"THE ZOCALO is a great square that evokes the centre of the world, which was the heart of the ceremonial nucleus of the Aztec city Tenochtitlan. In present days, it represents a point of reference, of protest, and of national celebration around the giant flag, in particular during the festivities on September 15th, eve of Mexico's Independence Day. Here we see the flag, as well as the Latino Americana Tower, the first Mexican skyscraper"

"THE SANTO DOMINGO CHURCH is located at the Plaza with the same name, near the Zocalo. It was constructed with red tezontle, has a quarry stone façade, and is considered one of the most representative Baroque-style buildings of Mexico"

"PLAZA DE LAS TRES CULTURAS - The Three Cultures Place symbolizes Mexico’s unique cultural heritage. Once the centre of some of the most powerful of the Native American empires (represented by the ruins of an Aztec temple), Mexico became a flourishing Spanish colony in the 16th century (represented by the shell of a Spanish church), and nowadays builds some modern housing (the new buildings in the photo) to lodge Mexican City's inhabitants, mostly persons with mixed European and Native American ancestry..."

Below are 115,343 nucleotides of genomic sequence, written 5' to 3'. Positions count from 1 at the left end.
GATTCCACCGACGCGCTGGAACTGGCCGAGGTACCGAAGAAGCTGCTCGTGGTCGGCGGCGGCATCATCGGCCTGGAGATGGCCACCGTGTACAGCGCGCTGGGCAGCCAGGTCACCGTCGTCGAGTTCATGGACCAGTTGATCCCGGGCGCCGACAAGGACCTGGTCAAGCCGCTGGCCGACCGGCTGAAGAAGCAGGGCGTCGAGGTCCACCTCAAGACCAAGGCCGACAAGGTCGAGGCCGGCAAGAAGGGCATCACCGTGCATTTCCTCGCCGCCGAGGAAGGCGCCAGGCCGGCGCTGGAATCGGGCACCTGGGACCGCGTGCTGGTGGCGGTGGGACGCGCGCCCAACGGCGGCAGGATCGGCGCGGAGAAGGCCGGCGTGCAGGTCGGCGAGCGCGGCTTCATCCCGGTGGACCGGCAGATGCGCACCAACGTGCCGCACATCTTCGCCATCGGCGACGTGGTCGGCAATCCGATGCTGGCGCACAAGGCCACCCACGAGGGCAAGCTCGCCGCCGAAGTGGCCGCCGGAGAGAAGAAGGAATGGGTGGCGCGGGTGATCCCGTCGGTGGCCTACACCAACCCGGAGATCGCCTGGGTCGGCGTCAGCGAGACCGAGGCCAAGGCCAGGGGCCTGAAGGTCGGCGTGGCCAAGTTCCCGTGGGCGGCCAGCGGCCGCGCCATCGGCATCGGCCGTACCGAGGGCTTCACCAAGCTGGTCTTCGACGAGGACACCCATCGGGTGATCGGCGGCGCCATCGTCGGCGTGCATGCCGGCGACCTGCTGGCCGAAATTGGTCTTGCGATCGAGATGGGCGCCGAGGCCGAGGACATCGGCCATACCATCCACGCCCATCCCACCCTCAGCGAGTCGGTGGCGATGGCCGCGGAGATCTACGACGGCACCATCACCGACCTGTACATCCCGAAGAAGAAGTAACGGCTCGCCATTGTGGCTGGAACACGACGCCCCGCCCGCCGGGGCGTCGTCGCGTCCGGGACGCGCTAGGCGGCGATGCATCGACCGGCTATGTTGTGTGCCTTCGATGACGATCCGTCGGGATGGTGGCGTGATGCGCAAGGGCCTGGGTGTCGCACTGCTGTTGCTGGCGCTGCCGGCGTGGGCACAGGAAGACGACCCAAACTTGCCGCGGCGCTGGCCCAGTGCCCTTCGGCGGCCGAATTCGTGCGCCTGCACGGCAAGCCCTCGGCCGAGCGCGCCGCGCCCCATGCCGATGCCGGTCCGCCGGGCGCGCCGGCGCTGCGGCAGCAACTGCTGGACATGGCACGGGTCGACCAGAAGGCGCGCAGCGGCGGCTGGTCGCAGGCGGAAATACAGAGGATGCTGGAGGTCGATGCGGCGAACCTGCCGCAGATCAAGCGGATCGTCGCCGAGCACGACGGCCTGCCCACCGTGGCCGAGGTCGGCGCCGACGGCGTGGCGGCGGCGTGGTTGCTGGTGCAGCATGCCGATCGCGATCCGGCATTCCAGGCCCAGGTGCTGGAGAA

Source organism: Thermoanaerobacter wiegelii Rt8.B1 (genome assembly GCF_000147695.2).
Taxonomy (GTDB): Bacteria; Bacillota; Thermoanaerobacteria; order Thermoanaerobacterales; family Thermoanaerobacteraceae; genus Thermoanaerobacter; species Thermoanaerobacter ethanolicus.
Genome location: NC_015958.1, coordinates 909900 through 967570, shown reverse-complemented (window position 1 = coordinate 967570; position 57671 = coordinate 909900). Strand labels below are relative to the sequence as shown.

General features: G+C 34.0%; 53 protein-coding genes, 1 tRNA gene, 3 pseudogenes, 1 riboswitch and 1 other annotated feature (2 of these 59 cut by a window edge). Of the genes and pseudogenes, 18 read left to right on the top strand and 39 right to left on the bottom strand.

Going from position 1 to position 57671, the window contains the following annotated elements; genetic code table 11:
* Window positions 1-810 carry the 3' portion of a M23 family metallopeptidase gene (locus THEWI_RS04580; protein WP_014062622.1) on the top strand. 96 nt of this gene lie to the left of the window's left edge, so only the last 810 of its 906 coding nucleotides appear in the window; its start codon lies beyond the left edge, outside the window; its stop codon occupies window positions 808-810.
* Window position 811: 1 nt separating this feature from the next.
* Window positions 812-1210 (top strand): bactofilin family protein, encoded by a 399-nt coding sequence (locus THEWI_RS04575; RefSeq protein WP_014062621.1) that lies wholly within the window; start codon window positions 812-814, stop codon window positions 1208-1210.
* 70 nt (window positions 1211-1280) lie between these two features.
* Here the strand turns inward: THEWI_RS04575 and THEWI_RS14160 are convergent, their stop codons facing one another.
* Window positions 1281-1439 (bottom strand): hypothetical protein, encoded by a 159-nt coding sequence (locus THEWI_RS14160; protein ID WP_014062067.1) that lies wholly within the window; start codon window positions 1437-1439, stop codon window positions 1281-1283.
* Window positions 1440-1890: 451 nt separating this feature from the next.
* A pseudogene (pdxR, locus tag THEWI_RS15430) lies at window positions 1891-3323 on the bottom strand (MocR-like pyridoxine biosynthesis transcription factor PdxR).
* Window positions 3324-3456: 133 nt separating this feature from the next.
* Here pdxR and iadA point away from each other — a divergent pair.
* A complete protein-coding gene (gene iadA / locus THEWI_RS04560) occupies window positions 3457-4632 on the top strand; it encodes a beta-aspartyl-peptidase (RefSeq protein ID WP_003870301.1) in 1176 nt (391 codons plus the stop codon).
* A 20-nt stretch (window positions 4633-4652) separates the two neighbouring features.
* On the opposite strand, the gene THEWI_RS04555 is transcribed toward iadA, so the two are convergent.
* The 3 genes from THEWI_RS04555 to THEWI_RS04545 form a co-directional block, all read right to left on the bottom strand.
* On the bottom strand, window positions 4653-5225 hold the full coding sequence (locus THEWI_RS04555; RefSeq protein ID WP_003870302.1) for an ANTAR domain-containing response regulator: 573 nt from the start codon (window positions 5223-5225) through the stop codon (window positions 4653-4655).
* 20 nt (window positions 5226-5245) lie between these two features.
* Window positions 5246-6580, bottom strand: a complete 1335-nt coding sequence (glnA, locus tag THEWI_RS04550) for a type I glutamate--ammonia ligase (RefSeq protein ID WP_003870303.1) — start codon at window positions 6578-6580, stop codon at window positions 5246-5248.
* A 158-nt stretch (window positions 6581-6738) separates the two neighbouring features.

"STATUES under the storm!"

"OLD BASILICA at the Our lady of Guadalupe Sanctuary. Officially known as the «Templo Expiatorio a Cristo Rey», the construction of the old basilica began in 1531 and was not finished until 1709. Behind the old basilica there are steps leading to the Capilla del Cerrito, built on the spot where the virgin is deemed to have appeared to a certain Juan Diego. The old basilica, however, was sinking, as it may be seen from the top photo"

"NEW BASILICA - As a consequence of the sinking of the old basilica, a more spacious new basilica was built between 1974 and 1976 by the Mexican architect Pedro Ramírez Vásquez who was also the architect of the Aztec Stadium. It is a circular building constructed, whose structure is supported by 350 pilots that prevent it from sinking. The new Basilica is the most important religious building in Mexico, and it seems to be the second yearly most visited sanctuary of Catholicism, just after the Vatican City. The original image of the Virgin of Guadalupe is now housed in this New Basilica"

"INSIDE - One may enter the Basilica by one of its seven front doors, which are an allusion to the seven gates of Celestial Jerusalem. The Basilica has a circular floor plan so that the image of the Virgin can be seen from any point within the building. An empty crucifix symbolizes Christ's resurrection. It may seat 10,000 people inside the premises, and when needed, temporary seats are placed in the atrium outside allowing up to 40,000 people to participate in the religious ceremonies"